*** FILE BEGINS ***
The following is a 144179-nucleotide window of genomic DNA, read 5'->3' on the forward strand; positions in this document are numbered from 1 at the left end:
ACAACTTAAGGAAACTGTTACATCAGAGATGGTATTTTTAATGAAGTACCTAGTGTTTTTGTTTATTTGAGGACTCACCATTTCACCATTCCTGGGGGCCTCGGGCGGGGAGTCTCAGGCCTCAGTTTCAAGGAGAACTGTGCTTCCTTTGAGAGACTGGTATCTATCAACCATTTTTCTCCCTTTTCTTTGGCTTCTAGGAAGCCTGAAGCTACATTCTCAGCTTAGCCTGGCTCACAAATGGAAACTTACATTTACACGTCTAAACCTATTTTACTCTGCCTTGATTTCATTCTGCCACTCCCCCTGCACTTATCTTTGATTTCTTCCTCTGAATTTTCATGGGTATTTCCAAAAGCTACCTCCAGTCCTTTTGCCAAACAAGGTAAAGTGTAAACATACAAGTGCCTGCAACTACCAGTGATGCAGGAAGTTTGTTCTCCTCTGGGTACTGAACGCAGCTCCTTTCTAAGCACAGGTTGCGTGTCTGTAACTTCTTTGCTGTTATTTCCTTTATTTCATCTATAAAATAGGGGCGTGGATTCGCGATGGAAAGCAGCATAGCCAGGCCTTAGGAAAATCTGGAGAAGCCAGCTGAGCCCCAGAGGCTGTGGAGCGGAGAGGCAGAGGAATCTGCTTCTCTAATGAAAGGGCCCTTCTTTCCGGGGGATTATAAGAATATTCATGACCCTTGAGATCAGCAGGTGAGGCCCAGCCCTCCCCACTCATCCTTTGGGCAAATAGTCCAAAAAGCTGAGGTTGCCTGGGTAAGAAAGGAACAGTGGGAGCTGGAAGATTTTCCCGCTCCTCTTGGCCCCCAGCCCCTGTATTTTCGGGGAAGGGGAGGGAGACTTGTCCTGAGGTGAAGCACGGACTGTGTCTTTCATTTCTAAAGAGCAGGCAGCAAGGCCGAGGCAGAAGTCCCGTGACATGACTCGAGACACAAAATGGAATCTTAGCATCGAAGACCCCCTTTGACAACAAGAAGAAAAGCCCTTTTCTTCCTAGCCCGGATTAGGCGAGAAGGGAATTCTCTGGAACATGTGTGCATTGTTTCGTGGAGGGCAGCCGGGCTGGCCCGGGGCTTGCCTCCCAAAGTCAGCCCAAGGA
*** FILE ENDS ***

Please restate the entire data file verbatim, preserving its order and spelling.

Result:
The following is a 144179-nucleotide window of genomic DNA, read 5'->3' on the forward strand; positions in this document are numbered from 1 at the left end:
ACAACTTAAGGAAACTGTTACATCAGAGATGGTATTTTTAATGAAGTACCTAGTGTTTTTGTTTATTTGAGGACTCACCATTTCACCATTCCTGGGGGCCTCGGGCGGGGAGTCTCAGGCCTCAGTTTCAAGGAGAACTGTGCTTCCTTTGAGAGACTGGTATCTATCAACCATTTTTCTCCCTTTTCTTTGGCTTCTAGGAAGCCTGAAGCTACATTCTCAGCTTAGCCTGGCTCACAAATGGAAACTTACATTTACACGTCTAAACCTATTTTACTCTGCCTTGATTTCATTCTGCCACTCCCCCTGCACTTATCTTTGATTTCTTCCTCTGAATTTTCATGGGTATTTCCAAAAGCTACCTCCAGTCCTTTTGCCAAACAAGGTAAAGTGTAAACATACAAGTGCCTGCAACTACCAGTGATGCAGGAAGTTTGTTCTCCTCTGGGTACTGAACGCAGCTCCTTTCTAAGCACAGGTTGCGTGTCTGTAACTTCTTTGCTGTTATTTCCTTTATTTCATCTATAAAATAGGGGCGTGGATTCGCGATGGAAAGCAGCATAGCCAGGCCTTAGGAAAATCTGGAGAAGCCAGCTGAGCCCCAGAGGCTGTGGAGCGGAGAGGCAGAGGAATCTGCTTCTCTAATGAAAGGGCCCTTCTTTCCGGGGGATTATAAGAATATTCATGACCCTTGAGATCAGCAGGTGAGGCCCAGCCCTCCCCACTCATCCTTTGGGCAAATAGTCCAAAAAGCTGAGGTTGCCTGGGTAAGAAAGGAACAGTGGGAGCTGGAAGATTTTCCCGCTCCTCTTGGCCCCCAGCCCCTGTATTTTCGGGGAAGGGGAGGGAGACTTGTCCTGAGGTGAAGCACGGACTGTGTCTTTCATTTCTAAAGAGCAGGCAGCAAGGCCGAGGCAGAAGTCCCGTGACATGACTCGAGACACAAAATGGAATCTTAGCATCGAAGACCCCCTTTGACAACAAGAAGAAAAGCCCTTTTCTTCCTAGCCCGGATTAGGCGAGAAGGGAATTCTCTGGAACATGTGTGCATTGTTTCGTGGAGGGCAGCCGGGCTGGCCCGGGGCTTGCCTCCCAAAGTCAGCCCAAGGA